Opinion: Information needed on marijuana effects

Linda Frazier

Most marijuana-related news focuses on how to invest, tax revenue for states, shops and growers. But there’s a lot missing from this conversation. How are states legalizing marijuana in ways that protect public health based on facts, science and rational analysis?

In this Monday, Jan. 1, 2018 file photo, a customer purchases marijuana at the Harborside marijuana dispensary in Oakland, Calif., on the first day that recreational marijuana was sold legally in California. State regulators get credit for taking on the massive job of transforming the longstanding illegal and medicinal marijuana markets into a unified, multibillion-dollar industry, but the results have been mixed. Some companies are doing well, but many others are not.

As of today, 10 states and Washington, D.C. have legalized recreational marijuana use. More than 30 have legal medical marijuana, and both Canada and Mexico have federal approval of medical and recreational usage. With even more states poised to legalize cannabis, ample questions are being raised about governance and regulation, health effects, scientific research, and public health.

In the United States, where the federal government still officially decrees marijuana to be illegal, the federal government continues to be abdicating its role of leading in a world in which there is no natural centralized body for collecting, analyzing, and sharing information and knowledge learned across states — and from our neighbors to the north and south.

It is vital that we as a nation understand the potential benefits and consequences of cannabis legalization, how to create sensible policies/regulations, and how to design effective education programs for clinicians and citizens. Cannabis poses different issues than alcohol or tobacco, and there is an opportunity to learn from those industries about what has worked and what has not. States new to legal cannabis also need support and clarity as they grapple with public debate, public health and safety challenges, and the complexities of designing a state cannabis system.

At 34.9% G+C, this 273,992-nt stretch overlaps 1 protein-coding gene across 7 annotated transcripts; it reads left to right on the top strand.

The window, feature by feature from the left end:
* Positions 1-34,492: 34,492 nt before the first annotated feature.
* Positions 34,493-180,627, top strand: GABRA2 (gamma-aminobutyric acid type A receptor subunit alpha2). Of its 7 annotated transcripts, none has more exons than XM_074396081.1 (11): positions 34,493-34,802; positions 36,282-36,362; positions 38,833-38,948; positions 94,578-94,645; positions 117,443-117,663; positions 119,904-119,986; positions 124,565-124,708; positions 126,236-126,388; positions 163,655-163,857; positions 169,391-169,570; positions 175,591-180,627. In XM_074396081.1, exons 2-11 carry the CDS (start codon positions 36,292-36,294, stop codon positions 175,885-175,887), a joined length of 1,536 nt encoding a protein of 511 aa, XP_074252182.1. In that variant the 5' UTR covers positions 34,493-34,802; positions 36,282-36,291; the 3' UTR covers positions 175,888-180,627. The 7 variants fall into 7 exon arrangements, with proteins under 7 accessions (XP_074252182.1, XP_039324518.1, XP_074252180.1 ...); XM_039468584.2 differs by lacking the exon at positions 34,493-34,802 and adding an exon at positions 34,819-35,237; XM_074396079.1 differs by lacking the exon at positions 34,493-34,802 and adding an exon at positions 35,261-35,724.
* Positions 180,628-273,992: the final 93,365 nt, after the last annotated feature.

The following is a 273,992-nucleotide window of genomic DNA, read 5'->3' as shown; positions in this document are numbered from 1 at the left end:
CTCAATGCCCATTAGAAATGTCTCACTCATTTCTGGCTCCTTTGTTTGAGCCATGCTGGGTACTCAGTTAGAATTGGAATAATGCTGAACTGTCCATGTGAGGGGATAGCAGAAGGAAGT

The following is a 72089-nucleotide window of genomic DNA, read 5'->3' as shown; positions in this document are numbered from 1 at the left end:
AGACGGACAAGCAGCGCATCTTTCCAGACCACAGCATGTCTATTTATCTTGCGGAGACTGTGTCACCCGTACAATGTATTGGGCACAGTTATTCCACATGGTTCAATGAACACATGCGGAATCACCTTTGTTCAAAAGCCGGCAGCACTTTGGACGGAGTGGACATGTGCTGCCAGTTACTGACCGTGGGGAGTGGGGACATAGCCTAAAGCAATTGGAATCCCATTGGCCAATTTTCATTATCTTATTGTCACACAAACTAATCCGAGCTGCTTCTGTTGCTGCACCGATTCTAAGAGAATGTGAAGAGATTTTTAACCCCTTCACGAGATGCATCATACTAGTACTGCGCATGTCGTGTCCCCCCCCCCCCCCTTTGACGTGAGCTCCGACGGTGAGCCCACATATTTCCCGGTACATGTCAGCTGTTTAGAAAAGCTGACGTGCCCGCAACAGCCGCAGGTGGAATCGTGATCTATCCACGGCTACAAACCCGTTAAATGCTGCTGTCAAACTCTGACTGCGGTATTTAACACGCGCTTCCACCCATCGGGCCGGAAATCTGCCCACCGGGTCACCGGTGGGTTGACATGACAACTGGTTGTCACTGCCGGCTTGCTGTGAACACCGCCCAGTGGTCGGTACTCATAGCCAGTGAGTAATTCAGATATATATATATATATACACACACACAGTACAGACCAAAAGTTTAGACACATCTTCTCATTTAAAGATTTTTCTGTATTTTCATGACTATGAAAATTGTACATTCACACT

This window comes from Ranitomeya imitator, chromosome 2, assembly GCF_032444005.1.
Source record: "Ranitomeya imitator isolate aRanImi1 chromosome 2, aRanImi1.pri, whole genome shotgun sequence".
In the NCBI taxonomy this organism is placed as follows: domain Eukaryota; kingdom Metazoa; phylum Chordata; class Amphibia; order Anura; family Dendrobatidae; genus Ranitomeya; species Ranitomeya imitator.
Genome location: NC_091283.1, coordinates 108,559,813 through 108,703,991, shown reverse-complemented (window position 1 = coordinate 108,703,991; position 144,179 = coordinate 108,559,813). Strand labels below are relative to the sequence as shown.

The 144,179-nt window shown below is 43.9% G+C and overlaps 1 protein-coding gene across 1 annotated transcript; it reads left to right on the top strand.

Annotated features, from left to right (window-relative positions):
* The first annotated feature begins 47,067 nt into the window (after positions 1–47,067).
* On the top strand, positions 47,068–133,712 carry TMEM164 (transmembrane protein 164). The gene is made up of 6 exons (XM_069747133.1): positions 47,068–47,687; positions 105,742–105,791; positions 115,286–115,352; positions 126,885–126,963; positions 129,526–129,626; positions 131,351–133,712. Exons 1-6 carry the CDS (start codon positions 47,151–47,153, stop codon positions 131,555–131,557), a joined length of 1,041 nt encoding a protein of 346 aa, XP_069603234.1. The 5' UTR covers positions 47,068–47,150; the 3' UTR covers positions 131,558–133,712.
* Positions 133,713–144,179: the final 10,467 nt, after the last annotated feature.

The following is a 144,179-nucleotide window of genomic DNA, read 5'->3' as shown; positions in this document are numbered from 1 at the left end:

That’s why the 2019 North American Cannabis Summit is so important to national public health and understanding. This multinational conference offers a neutral forum for stakeholders from all arenas to come together and discuss controversial topics objectively, in the context of respectful dialogue and open exploration.

At the 2017 National Cannabis Summit in Denver, attendees felt they could share and ask questions and receive practical, applicable knowledge and experience to bring back to their states. The 2019 Summit is expanding to include the perspectives and lessons learned from Canada and Mexico, and it’s being held in California — one of the first states to legalize cannabis and the one furthest in the journey of implementation.

There are so many questions, and so many unknowns. How does legalization affect our youth? Our seniors? How about pregnant women and young families? What about cannabis in certain settings, like the workplace, the criminal justice system, personal family homes, and public housing? How are we monitoring and surveilling the results of legalization and sharing data in consistent ways?

Hearing from academics, researchers, policymakers, implementers and clinicians gives listeners the kind of science-based information they need, whether they are lawmakers, healthcare providers or other researchers seeking their own answers.

This month, the 2019 North American Cannabis Summit in Los Angeles will explore themes of public health, science, and health equity; public safety; prevention and education; emerging research and epidemiological data; governance, federal law, and emerging policy; health effects; and regulatory issues.

Before we go too much further down this road, let’s make sure we’re paying attention to the collective knowledge we’re gaining from the experience of the U.S., Canada and Mexico. Let’s use what we know and learn to inform the emerging cannabis industry, to keep public health and the needs of communities front and center, and to implement legalization in as measured and replicable a way as possible.

Linda Frazier is director of addictions initiatives at Advocates for Human Potential, Inc.